“This study is planned as a long term research program that will enable us to understand how changes in our environment affect whales,” Dr Salgado.



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Researchers conducting land based surveys.

40247434_1562300151778688_r.jpegChris and Chandra conducting boat based surveys.


WHY WE NEED YOUR HELP TO HELP WHALES

Every year scientists converge in the south to study these amazing animals, and we need your help to do this vital research.  

Without funding from amazing people like you, the team cannot run the research. Please help us help the whales by supporting the research!


HOW WE WILL USE FUNDS RAISED

Your donations will help researchers:

* track whale movements and behaviours

* record whale sounds (vocalisations)

* take photos of whales to identify individual animals and match them with previous records (photo identification)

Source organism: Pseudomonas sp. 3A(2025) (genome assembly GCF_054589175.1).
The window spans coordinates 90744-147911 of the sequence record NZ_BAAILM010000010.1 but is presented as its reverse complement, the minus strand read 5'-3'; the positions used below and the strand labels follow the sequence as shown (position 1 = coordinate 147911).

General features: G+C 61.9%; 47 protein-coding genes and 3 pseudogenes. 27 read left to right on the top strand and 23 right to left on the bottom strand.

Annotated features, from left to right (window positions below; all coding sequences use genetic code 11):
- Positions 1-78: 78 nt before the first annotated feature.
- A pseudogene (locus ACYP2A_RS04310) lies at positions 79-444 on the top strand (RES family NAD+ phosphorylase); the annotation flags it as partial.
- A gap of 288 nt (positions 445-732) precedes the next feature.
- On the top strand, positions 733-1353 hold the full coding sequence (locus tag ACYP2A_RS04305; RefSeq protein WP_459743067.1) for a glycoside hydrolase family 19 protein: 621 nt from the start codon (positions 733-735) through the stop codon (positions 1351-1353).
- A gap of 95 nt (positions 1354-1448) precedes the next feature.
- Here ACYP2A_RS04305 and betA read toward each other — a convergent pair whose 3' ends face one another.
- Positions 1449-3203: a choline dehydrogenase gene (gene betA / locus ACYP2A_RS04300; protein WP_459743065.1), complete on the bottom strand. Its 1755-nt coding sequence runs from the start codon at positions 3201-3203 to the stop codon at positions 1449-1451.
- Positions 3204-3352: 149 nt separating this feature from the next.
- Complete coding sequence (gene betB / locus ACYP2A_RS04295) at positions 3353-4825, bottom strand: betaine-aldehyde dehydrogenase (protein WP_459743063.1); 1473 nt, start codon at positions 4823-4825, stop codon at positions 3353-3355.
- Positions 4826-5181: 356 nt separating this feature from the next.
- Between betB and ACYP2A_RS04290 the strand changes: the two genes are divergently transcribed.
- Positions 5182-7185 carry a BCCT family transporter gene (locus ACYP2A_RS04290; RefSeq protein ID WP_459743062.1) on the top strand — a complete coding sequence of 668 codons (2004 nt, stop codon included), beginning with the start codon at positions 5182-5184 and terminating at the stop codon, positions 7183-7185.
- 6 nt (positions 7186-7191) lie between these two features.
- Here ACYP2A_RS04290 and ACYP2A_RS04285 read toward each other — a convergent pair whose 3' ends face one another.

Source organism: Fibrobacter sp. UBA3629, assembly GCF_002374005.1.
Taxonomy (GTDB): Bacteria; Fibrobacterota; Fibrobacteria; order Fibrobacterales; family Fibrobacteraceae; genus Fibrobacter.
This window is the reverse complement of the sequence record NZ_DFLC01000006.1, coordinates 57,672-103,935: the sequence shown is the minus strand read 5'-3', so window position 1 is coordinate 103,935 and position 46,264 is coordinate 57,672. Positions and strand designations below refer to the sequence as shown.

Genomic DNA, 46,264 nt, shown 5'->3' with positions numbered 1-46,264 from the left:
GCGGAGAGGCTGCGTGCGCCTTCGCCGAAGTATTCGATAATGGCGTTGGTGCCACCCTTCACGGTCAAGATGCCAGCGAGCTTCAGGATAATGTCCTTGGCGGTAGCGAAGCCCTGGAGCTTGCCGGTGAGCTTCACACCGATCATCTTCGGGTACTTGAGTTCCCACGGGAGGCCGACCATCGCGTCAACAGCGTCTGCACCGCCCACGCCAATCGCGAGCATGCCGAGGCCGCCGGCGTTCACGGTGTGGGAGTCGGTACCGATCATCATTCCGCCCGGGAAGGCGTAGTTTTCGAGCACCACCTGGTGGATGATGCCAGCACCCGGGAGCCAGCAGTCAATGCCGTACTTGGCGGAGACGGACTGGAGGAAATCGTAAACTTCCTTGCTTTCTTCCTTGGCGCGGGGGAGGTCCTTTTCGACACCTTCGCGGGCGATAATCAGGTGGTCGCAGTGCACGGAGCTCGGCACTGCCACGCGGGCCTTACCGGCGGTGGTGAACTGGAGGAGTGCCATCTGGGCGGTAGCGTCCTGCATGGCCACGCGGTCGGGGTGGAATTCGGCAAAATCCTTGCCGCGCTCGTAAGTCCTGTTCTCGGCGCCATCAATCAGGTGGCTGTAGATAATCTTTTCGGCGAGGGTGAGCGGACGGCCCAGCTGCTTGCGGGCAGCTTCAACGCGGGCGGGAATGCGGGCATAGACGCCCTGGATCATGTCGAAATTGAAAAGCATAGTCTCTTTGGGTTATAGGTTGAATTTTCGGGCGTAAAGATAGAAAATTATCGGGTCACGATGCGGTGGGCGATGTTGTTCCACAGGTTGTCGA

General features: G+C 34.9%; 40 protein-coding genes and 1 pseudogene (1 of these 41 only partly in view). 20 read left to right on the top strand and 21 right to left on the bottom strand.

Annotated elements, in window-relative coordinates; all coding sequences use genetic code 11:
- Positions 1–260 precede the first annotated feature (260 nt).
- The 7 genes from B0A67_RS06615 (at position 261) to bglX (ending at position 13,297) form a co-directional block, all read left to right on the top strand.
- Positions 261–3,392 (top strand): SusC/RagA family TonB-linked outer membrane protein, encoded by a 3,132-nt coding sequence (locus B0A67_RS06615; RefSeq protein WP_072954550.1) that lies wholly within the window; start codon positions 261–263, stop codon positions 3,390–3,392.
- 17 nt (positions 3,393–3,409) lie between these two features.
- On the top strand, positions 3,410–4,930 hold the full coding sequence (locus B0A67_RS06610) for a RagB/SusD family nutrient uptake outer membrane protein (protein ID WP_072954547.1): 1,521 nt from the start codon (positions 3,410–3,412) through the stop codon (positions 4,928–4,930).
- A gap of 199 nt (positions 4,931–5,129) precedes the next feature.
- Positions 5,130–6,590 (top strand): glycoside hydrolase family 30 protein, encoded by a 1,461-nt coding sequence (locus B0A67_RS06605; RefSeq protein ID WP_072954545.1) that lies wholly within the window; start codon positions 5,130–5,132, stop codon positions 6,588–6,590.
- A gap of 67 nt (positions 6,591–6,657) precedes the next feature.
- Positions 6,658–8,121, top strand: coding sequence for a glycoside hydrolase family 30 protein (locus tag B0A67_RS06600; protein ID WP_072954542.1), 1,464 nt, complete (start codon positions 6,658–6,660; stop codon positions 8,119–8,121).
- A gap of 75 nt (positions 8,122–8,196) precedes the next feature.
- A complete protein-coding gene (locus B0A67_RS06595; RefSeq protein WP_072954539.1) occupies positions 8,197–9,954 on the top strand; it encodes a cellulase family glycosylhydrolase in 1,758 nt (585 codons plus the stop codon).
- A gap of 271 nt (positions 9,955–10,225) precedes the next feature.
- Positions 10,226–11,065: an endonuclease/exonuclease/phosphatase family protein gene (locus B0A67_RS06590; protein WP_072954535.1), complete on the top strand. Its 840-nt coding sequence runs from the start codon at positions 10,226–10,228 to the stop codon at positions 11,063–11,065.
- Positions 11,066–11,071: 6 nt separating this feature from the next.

* develop community engagement education programs 

* stay in the area to do this vital research


HOW SOON WE NEED YOUR HELP


We need your help to gather enough funds to run a season of research for 2019 and begin our community education planning.

Thank you to the wonderful group of people donated to our campaign previously. Your kind donations was used for field research.


WHAT IT MEANS TO US 


Your donation will help us to continue vital research into whale species this year.

This is incredibly valuable for conservation as through this long term study we will understand how to better manage special areas such as Geographe Bay to ensure whale survival into the future.

Our team (and the whales) will be incredibly thankful for your contribution!


WHY WE DO IT


SouWEST endeavours to ensure the long-term future of these whales through promoting sustainable development by improving the scientific foundation for conservation management and species protection within the region.

More information is available from souwest.org   or find us on Facebook .

40247434_1561636096902079_r.jpegFemale and calf humpback whales, Geographe Bay. (C.Salgado Kent)

Photo credits: Mr Chris Burton and Dr Chandra Salgado Kent

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Marnie Giroud 
Organizer
Chittering, WA